So he built this device and waited. The device wasn’t perfect, and occasionally one of the loops would send a signal, and on even rarer occasions, two loops would send a signal at once. But you’d need eight (and exactly eight) for it to be a magnetic monopole. The apparatus never detected three or more. This experiment ran for some months with no success, and was eventually relegated to being checked up on only a few times a day. In February of 1982, he didn’t come in on Valentine’s Day. When he came back to the office on the 15th, he surprisingly found that the computer and the device had recorded exactly eight magnetons on February 14th, 1982.
The discovery roared through the community, generating a huge amount of interest. Huge devices with larger surface areas and more loops were built, but despite extensive searching, another monopole was never seen. Stephen Weinberg even wrote Blas Cabrera a poem on February 14th, 1983:
Roses are red,
Violets are blue,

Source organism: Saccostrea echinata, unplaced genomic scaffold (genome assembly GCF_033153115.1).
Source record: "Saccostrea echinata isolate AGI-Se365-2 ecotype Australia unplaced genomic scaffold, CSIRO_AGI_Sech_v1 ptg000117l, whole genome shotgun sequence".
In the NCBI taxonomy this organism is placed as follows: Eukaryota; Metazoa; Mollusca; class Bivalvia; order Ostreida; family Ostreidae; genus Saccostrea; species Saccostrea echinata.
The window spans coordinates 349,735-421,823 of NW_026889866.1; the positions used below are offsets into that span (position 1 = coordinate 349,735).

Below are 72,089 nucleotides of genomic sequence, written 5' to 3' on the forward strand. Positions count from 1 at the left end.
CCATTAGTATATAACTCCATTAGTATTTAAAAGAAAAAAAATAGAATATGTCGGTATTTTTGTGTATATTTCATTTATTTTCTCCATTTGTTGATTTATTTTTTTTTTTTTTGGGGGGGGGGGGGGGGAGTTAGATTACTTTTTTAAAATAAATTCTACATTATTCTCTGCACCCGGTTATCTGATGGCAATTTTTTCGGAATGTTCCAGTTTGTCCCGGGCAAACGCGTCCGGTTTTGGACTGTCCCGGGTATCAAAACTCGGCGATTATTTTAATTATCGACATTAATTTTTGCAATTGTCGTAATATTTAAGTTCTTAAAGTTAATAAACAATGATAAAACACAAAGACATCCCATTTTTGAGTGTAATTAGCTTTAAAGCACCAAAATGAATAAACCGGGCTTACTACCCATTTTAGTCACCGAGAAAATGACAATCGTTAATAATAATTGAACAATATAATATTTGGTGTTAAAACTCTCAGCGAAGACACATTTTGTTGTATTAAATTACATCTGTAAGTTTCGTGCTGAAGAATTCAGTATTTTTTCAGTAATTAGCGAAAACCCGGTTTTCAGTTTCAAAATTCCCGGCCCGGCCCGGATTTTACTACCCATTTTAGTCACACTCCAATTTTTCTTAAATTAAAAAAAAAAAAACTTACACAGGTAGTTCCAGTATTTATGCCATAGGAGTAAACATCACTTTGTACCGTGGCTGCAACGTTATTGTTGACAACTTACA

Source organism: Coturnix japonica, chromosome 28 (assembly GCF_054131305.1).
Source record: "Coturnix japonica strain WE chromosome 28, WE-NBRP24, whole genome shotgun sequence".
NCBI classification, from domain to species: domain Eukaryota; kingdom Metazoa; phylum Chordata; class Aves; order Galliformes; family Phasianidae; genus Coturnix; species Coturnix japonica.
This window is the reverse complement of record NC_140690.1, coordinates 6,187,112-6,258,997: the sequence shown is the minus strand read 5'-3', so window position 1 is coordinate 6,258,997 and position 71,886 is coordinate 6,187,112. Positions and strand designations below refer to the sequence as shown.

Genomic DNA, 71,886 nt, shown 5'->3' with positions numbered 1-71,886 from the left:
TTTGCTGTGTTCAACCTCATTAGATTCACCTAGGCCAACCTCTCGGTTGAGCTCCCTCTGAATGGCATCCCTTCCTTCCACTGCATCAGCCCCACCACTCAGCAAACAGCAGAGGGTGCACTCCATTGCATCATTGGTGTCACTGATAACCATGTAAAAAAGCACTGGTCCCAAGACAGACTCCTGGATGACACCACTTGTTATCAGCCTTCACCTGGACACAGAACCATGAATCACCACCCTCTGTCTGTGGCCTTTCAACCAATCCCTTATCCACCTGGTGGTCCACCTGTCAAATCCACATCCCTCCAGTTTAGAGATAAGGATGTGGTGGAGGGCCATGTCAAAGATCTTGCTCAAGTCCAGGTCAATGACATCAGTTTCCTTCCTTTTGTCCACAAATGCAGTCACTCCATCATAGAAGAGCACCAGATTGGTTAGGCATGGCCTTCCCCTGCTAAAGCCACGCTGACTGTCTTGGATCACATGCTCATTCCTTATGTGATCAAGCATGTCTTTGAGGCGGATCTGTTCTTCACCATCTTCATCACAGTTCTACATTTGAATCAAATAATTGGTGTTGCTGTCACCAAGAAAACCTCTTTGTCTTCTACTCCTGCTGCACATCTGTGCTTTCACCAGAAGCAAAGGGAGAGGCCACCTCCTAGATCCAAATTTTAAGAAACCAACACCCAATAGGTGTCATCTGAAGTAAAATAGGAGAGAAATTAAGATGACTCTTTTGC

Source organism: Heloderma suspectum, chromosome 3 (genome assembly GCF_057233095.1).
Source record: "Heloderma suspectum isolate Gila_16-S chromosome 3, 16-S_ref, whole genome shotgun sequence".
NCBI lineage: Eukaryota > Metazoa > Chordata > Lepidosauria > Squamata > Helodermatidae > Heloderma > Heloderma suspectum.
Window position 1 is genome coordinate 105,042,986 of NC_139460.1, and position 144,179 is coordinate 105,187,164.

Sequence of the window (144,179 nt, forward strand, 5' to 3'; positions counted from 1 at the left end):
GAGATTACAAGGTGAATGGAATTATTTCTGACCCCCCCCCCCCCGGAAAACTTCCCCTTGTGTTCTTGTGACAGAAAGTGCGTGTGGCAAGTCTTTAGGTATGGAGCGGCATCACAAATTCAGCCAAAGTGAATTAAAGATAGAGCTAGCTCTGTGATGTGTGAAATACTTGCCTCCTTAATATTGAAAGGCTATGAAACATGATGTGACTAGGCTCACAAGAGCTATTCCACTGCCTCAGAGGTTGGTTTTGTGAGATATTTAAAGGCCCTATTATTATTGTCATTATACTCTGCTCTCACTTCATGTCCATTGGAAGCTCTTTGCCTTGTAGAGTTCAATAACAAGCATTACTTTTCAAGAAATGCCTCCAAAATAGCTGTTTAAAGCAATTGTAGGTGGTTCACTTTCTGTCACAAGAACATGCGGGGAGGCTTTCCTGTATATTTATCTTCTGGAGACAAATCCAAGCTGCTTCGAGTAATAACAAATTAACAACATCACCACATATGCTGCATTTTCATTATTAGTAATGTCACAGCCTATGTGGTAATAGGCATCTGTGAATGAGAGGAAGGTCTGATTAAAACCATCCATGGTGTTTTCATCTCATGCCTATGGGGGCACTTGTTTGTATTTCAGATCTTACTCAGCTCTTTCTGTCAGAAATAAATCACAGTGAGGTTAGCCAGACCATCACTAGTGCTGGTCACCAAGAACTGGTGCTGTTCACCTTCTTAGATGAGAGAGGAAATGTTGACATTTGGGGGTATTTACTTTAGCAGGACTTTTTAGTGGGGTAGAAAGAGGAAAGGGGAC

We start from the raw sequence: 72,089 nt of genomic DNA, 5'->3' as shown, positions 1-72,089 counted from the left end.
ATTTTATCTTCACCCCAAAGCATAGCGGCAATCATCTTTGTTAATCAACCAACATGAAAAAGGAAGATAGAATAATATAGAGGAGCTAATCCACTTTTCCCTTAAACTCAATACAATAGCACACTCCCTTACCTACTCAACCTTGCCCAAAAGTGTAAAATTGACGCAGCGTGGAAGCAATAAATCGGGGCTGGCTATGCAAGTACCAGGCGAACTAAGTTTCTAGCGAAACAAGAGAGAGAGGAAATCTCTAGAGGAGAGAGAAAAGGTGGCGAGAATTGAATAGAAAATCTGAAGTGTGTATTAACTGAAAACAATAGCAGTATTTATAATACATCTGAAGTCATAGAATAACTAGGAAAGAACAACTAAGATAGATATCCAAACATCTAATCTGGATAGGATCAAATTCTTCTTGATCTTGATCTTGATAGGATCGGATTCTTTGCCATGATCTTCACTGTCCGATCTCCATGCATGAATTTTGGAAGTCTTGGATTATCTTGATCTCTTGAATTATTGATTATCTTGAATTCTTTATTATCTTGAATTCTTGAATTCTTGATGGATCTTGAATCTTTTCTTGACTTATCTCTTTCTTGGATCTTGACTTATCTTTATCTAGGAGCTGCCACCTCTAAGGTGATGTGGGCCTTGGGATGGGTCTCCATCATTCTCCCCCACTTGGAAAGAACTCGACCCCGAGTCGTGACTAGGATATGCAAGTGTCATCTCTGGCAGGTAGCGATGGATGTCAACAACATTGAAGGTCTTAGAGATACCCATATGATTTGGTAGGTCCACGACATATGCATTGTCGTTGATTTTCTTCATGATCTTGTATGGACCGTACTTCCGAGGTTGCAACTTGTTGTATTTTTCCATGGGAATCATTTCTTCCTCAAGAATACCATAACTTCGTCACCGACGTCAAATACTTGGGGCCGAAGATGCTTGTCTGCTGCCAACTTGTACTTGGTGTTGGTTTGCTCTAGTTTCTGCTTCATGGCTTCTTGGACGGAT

It’s time for monopole
But monopole number two never came. Was it just an ultra-rare glitch that Cabrera’s experiment experienced? Was it the one-and-only magnetic monopole in our section of the universe that just happened to pass through his detector? As we’ve never detected another, it’s impossible to know, but science needs to be reproducible to be accepted. And this experiment simply wasn’t able to be replicated.
Today, experiments still look for them, but the limits are insanely low.
As beautiful as it would be, and as much as we might expect it, nature just isn’t symmetric, not at all levels. And that’s no one’s fault; it’s just the way our universe happens to be. Better to accept it as it actually is — no matter how aesthetically pleasing it would be were it different — than to let our predispositions guide us astray.